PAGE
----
Samuel P. Bates, The History of Pennsyvlania Volunteers, 1861-65 (Harrisburg, PA: B. Singerly, 1869), 1: 732.
Transcription adapted from The History of Pennsylvania Volunteers, 1861-65 (1869), by Samuel P. Bates
Adapted by Brenna McKelvey, Dickinson College
The following transcript has been adapted from The History of Pennsylvania Volunteers, 1861-65 (1869).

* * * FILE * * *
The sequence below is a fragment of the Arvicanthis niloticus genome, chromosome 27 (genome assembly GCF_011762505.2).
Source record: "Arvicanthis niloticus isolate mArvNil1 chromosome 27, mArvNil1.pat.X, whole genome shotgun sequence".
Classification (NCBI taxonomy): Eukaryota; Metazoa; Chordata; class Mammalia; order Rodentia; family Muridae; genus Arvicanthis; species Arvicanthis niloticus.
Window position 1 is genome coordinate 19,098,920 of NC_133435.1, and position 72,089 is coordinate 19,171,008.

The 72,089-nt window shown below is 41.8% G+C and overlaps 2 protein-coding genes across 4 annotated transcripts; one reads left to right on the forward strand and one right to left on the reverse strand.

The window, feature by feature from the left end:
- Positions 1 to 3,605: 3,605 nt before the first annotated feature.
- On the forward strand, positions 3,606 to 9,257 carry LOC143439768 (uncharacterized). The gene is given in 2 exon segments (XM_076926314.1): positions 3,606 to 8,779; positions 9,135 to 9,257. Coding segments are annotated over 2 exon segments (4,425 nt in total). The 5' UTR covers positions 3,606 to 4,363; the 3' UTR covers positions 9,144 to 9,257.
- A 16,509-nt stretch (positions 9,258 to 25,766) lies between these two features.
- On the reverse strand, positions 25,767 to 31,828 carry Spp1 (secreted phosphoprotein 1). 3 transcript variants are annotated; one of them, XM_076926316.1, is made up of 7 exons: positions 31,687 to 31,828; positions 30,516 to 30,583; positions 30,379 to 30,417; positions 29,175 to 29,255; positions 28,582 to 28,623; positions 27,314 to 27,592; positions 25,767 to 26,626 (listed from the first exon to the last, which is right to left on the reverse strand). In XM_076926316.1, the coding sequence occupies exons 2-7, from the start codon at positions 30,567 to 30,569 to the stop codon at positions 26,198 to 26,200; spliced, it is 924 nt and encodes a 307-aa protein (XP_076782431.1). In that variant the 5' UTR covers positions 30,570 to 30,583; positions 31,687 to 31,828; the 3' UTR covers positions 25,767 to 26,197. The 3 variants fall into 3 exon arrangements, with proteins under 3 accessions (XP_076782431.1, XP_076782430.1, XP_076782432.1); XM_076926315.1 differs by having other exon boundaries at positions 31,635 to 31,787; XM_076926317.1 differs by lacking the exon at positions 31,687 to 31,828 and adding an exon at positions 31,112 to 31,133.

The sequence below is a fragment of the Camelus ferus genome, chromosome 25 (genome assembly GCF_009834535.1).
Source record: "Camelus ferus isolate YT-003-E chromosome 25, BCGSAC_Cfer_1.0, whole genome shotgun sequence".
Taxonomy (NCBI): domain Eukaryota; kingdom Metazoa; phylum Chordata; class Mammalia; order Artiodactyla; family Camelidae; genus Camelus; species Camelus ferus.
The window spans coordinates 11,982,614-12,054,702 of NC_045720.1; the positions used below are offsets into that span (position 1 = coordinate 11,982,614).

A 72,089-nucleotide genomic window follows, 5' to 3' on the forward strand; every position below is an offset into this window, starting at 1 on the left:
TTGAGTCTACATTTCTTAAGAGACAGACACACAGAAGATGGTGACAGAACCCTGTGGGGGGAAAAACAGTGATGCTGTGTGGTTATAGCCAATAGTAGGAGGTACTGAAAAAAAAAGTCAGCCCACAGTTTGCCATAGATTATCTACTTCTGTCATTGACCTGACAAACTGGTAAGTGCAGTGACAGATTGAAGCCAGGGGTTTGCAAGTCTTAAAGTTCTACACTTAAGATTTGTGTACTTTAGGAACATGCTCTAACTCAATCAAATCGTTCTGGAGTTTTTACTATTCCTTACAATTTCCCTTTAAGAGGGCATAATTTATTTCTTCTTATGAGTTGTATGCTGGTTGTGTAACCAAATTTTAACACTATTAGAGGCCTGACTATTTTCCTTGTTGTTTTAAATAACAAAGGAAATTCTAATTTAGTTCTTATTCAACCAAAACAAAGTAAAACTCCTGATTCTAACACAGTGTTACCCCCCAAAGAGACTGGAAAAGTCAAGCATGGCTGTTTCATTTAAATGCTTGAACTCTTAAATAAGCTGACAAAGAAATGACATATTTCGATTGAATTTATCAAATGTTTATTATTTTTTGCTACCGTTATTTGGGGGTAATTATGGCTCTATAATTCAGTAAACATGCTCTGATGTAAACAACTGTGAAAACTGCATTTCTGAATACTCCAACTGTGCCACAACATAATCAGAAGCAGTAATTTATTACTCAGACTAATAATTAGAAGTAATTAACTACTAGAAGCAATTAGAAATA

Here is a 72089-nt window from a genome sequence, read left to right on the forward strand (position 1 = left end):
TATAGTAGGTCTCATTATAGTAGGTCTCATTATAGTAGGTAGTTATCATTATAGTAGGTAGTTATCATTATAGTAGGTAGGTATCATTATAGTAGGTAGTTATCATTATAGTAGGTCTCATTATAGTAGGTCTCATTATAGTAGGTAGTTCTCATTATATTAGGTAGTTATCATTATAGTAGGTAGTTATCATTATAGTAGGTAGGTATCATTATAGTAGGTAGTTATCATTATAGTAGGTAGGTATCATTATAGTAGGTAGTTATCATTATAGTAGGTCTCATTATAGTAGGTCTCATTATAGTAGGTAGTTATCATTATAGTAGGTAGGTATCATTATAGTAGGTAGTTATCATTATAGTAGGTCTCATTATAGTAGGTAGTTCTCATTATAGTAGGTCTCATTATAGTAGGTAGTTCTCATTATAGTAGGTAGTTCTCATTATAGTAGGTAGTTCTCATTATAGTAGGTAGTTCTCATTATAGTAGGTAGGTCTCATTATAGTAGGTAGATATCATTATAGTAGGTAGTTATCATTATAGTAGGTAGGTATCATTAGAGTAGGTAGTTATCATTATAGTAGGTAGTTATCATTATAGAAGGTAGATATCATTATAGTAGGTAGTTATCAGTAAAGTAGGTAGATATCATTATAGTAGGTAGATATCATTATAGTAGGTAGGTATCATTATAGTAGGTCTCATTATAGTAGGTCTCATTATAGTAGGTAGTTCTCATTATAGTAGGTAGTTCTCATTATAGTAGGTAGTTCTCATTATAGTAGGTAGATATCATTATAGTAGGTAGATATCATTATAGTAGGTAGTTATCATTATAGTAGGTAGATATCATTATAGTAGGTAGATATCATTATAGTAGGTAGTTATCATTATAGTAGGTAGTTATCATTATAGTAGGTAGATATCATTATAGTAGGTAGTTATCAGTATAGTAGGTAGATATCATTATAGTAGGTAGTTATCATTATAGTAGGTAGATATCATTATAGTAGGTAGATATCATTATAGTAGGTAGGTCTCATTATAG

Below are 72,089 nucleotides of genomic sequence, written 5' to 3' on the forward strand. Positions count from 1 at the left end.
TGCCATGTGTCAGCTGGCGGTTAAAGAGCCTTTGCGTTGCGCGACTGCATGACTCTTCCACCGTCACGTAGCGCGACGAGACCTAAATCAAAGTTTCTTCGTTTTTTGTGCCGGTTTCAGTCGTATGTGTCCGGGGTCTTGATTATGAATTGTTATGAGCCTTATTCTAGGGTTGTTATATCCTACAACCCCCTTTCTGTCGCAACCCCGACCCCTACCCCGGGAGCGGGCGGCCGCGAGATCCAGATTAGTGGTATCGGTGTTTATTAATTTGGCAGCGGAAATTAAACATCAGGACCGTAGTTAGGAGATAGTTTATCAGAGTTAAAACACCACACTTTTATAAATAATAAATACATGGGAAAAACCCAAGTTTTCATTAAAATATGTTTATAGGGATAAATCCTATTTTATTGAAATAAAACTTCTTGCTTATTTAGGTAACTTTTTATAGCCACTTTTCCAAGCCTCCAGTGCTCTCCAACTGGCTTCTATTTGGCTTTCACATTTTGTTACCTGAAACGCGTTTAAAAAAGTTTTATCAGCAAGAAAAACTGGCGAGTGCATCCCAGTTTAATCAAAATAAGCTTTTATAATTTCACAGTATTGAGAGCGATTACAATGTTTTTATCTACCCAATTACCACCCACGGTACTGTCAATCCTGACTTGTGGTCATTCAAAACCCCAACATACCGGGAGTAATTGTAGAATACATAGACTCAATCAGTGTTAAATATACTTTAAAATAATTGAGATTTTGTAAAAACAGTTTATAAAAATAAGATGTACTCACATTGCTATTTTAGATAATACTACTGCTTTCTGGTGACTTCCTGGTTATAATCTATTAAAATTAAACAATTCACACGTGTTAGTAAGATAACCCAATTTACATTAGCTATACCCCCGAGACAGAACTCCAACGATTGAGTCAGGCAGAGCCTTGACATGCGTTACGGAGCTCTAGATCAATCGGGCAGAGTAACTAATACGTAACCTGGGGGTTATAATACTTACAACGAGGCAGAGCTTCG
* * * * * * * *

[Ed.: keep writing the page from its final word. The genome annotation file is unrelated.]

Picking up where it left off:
Tuesday 11. —A large supply of clothing from the Sanitary Commission arrived for our sick, but instead of giving it to them, the rebels picked out the best for themselves, and gave the balance to the Irish "Regulators." This is a body of men who have formed themselves into a band to preserve order throughout the camp, and they treat the poor weak prisoners a great deal worse than the rebels do. I have seen several of our men taken to the swamp and whipped until they were not able to stand. If one of the Regulators wants a tin cup or pan, all he has to do is to pick one out and go to the Judge (one of their number) and claim it; the man, who is the rightful owner is obliged to give it up, and if he says a word about it he is taken to the whipping post to receive ten or twenty lashes.